Brooke was initially reluctant to start therapy; it took a long time to admit she needed it. Looking back now, she stands firm in her decision to seek help. “If you can do something to actively better the person you are and your relationship with yourself, why not?”
For a long time, she justified not going to therapy. She told herself countless reasons why she should not go to therapy, or why she did not deserve to help herself. She says, “The healing process one goes through is often very painful, prolonged, and uncomfortable.” Brooke admitted that for a long time, she feared healing.
Brooke is clinically diagnosed with bipolar depression. Her symptoms include manic mood swings from euphoria to depression. She discovered her artistic creativity was at its best during the highs; she felt energetic with unlimited creative potential. During her lows, she found meaning in things otherwise overlooked, and this also translated well into her art. Brooke was prescribed medication, which she refused. Brooke was skeptical about the long-term effects caused by taking anti-depressants and was concerned about entering into a lifelong course of medication. Instead, Brooke sought a course of treatment relying on her own physical intervention, including diet and exercise programs.
When Brooke was in her last depressive period, she realized she needed to make a career change. She says, “I had to start aligning myself more with who I wanted to be, what I believed in, and what gave me energy and life, which is the art and act of creation.” This realization led Brooke to leave social work and pursue art creation as a full-time career path.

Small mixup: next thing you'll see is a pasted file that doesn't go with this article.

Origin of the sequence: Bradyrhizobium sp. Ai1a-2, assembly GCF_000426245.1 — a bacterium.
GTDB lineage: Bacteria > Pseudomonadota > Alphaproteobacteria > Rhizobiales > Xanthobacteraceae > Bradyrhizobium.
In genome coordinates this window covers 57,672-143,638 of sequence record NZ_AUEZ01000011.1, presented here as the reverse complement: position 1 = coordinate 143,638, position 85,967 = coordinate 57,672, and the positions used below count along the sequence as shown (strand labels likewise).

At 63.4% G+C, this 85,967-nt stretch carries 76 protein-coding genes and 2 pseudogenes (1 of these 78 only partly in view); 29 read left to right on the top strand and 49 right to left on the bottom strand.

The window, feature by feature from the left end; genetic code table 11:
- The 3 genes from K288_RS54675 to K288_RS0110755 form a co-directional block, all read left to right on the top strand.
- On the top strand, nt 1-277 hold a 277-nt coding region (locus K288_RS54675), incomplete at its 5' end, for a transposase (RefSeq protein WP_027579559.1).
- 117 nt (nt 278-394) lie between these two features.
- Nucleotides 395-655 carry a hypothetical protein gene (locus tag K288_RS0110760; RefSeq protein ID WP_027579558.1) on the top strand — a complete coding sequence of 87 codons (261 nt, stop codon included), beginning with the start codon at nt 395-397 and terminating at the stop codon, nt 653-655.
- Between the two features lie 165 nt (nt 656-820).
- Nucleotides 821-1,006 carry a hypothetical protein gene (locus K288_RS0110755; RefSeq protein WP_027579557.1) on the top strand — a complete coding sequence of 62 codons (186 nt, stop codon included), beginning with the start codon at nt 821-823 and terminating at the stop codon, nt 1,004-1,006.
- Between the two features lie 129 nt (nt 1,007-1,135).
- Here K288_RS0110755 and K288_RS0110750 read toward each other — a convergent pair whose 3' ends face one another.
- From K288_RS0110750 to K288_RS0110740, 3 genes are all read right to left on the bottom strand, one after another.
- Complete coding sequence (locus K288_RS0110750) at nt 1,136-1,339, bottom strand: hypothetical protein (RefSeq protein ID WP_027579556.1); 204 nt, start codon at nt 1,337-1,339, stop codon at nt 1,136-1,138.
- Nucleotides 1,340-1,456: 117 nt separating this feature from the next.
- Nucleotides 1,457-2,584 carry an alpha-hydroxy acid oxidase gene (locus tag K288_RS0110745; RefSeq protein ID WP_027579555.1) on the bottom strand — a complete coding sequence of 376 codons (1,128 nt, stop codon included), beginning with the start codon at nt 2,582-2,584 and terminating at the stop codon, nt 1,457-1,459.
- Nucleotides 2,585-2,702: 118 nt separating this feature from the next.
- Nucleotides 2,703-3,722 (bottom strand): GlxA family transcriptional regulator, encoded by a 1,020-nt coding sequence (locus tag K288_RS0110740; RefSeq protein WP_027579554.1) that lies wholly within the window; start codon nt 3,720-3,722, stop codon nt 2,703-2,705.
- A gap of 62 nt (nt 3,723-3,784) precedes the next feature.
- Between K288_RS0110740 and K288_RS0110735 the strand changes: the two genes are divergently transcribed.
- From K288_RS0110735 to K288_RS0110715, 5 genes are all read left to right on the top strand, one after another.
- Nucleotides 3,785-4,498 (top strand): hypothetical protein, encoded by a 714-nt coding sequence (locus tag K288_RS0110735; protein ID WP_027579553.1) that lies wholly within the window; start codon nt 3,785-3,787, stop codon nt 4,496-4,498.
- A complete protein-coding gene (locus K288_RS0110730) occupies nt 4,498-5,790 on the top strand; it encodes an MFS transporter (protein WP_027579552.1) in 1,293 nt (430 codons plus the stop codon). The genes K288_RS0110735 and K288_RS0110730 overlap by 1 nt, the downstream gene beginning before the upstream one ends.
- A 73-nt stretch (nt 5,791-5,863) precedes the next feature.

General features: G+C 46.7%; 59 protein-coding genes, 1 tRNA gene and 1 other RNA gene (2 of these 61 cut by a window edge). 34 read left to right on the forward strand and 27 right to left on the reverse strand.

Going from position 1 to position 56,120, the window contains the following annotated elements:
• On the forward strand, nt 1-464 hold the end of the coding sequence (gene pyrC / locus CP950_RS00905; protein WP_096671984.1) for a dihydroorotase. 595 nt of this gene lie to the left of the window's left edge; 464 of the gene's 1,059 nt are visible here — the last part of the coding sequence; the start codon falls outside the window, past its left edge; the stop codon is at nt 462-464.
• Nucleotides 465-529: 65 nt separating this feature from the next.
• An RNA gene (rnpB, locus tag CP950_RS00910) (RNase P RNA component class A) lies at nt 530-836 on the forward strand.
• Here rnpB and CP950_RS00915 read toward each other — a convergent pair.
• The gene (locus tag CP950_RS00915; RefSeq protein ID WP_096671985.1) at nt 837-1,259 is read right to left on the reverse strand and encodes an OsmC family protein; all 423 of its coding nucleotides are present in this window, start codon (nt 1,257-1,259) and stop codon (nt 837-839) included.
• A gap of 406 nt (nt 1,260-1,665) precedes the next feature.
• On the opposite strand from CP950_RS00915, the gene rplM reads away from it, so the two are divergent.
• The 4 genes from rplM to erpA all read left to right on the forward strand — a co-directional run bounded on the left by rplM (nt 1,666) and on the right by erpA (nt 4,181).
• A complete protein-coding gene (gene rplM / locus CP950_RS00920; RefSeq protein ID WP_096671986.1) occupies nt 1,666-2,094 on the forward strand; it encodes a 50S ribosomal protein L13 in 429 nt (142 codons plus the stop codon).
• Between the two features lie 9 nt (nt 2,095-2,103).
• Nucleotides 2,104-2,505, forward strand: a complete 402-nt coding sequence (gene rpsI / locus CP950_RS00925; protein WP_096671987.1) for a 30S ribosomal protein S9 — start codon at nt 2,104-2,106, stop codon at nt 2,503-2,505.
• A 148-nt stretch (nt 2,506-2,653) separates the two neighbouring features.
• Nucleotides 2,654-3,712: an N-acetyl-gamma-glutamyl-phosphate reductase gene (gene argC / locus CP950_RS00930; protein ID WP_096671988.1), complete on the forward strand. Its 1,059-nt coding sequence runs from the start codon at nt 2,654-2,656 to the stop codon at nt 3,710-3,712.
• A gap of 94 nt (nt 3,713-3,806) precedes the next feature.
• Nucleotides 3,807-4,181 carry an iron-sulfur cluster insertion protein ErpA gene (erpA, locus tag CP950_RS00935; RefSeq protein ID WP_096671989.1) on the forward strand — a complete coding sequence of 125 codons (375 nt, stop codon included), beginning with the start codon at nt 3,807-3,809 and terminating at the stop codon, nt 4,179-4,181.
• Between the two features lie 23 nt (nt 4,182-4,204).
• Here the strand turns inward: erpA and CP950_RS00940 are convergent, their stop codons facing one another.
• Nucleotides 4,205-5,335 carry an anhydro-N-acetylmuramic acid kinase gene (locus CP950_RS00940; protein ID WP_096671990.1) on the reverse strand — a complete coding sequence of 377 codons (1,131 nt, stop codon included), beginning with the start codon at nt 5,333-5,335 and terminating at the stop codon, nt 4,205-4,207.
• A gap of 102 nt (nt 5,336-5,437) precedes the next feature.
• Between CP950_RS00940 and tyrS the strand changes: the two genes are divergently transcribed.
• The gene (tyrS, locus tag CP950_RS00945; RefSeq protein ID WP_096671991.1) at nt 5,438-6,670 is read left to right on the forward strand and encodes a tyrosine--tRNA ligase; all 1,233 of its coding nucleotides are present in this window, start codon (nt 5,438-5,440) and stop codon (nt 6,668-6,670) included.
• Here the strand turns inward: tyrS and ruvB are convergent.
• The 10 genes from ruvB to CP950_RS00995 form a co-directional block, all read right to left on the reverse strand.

Art has given Brooke a sense of purpose: the process of creating something makes her feel connected to others and to the world itself. Brooke says, “I don’t know what I’m here for, but at the moment, I’m making something, and it means something to me, and that’s all that matters. And that makes me feel more settled in a crisis of meaning.”
Art has been a major part of Brooke’s journey to overcome her depression. She derives a feeling of stability and purpose when creating her artwork. She has come to realize a sense of creative power when working with her art; this helps her maintain her sense of awareness when she feels unstable.
Brooke also promotes stability in her life through exercise while not putting too much pressure on herself to perform. She does not see it as an attempt to check off an achievement box but instead recognizes her body needs movement. Exercising helps Brooke connect to her body, making her more aware of herself and allowing her to quickly identify when she’s neglecting her mental well-being.
Eating balanced meals is also vital for Brooke’s stability in her life; it helps nourish her body and brain. Brooke finds it challenging to stick to this; when she’s depressed, she tends to lose her appetite, causing her to undereat. “Getting enough sleep is important to our health and how we feel about ourselves,” Brooke adds. She admits that it’s not always easy to eat a balanced diet, exercise well, and sleep enough. “To get those 3 in a row is a difficult task, especially when you are experiencing different moods because your body responds accordingly.